The scary side of sports

By Sports Medicine & Performance Center staff
Posted: August 1, 2016 - 9:25 AM



Discussions about the dangerous effects of concussions in young athletes have gained national attention. But another threatening condition is equally deserving of coverage: sudden cardiac arrest.

The American Academy of Pediatrics estimates that approximately 2,000 people under the age of 25 die from sudden cardiac arrest in the U.S. each year. It is the leading cause of death in young athletes in the United States – resulting in one death in a high school student every three days, according to some experts.

In contrast, the Centers for Disease Control reports 1.5 deaths per year due to sports concussions.

“There’s no question that concussions can cause very serious, life-changing damage. But thankfully, it’s not unusual for someone to survive a concussion,” says Ashley Simmons, MD, cardiologist and medical director of the women’s heart health program at The University of Kansas Hospital. “Surviving sudden cardiac arrest, on the other hand, is rare.”

What is it?
Sudden cardiac arrest is commonly confused with a heart attack, but they are different conditions. Heart attacks are caused by blockages in the heart that prevent normal blood flow. Heart attack symptoms can appear suddenly, but they more often begin hours, days or weeks before a heart attack.

Sudden cardiac arrest, on the other hand, usually happens immediately and without warning. It occurs when the heart beats irregularly, causing the heart to malfunction and stop beating unexpectedly.

“Without immediate medical intervention, sudden cardiac arrest can very quickly lead to death in just a few minutes,” says Dr. Simmons. “Cardiac arrest can be treated quickly with a defibrillator if it is addressed promptly.”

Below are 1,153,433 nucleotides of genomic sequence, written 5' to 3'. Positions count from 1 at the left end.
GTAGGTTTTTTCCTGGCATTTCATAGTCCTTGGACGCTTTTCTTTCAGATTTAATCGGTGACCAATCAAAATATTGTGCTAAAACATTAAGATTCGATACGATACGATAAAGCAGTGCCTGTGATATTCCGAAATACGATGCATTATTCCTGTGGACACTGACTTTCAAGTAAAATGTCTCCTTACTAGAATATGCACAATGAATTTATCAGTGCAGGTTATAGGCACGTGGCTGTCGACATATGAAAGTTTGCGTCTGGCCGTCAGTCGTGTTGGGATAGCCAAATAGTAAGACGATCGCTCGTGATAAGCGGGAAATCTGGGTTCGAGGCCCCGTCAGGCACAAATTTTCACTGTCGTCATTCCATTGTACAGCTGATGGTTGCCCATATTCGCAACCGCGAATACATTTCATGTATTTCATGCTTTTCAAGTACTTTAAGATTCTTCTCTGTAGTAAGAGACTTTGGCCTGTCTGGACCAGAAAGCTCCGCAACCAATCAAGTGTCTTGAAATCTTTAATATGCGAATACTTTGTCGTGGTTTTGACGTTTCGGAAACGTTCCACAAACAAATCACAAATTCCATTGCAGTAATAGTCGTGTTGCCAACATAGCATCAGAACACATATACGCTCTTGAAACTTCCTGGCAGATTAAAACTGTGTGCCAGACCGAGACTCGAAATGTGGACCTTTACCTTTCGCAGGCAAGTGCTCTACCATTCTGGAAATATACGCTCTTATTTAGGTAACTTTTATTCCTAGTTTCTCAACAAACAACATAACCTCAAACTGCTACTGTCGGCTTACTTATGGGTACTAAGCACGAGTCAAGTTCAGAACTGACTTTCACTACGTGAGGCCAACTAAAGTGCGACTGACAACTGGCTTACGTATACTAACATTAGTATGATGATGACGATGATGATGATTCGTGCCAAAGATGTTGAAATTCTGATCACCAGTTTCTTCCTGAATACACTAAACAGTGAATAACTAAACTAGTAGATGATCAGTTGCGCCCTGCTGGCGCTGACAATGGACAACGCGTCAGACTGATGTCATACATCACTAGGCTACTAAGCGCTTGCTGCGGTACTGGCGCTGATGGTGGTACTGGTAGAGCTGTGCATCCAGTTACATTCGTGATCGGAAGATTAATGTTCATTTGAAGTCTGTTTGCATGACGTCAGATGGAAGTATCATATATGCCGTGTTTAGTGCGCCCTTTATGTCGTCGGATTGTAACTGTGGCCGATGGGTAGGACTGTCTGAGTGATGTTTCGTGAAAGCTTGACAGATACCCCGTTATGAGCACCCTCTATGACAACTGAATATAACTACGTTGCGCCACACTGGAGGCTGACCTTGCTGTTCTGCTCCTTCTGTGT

Causes of sudden cardiac arrest
Undiagnosed, pre-existing heart conditions are typically responsible for sudden cardiac arrest. They may include a structural defect, such as coronary artery abnormalities or a problem with the heart’s electrical system, like ventricular fibrillation.

A condition known as hypertrophic cardiomyopathy, or HCM, is the most common cause of sudden cardiac death in young people, accounting for about 40 percent of all cases. HCM occurs when the heart muscle becomes too thick for blood to pump efficiently. This may be due to a genetic defect, aging or another unknown factor. There are usually few warning signs of HCM, and most physicians don’t check for this condition unless family history or another red flag warrants testing.

Prevention and screening
Determining the best course of action to prevent sudden cardiac arrest is a touchy topic. Some health officials insist that schools implement more thorough screening processes for athletes, such as including an electrocardiogram as part of the school’s pre-participation exam (which usually only includes a standard physical and discussion of family history). However, doing so would come with a cost and may result in false-positive readings, causing unnecessary alarm and additional testing.

Another idea is to add automatic external defibrillators, or AEDs, in every school and at sports games. AEDs are machines that shock the heart and restore normal rhythm. A study from the New England Journal of Medicine found that communities with comprehensive AED programs that include CPR and AED training for rescuers have achieved survival rates of nearly 40 percent for cardiac arrest victims.

For each minute defibrillation is delayed, the chance of survival is reduced 10%. - American Red Cross

Safety first
Although sudden cardiac arrest is a real threat that parents should be aware of, it does not have to prevent kids from participating in the activities they love. Parents of young athletes can protect their children by staying informed, taking precautions and recognizing when there’s a problem.

“Know the warning signs and be prepared,” says Dr. Simmons. “Talk to your child’s physician about additional testing if you have a family history of early cardiac death. Also, consider registering for a CPR or AED training course so you know how to respond in an emergency.”

For more sports medicine articles and information on the Sports Medicine & Performance Center at the University of Kansas Hospital, go to sportsmedicine.kumed.com or follow @KUSportsMed on twitter.

 


 

The University of Kansas Hospital Sports Medicine Archive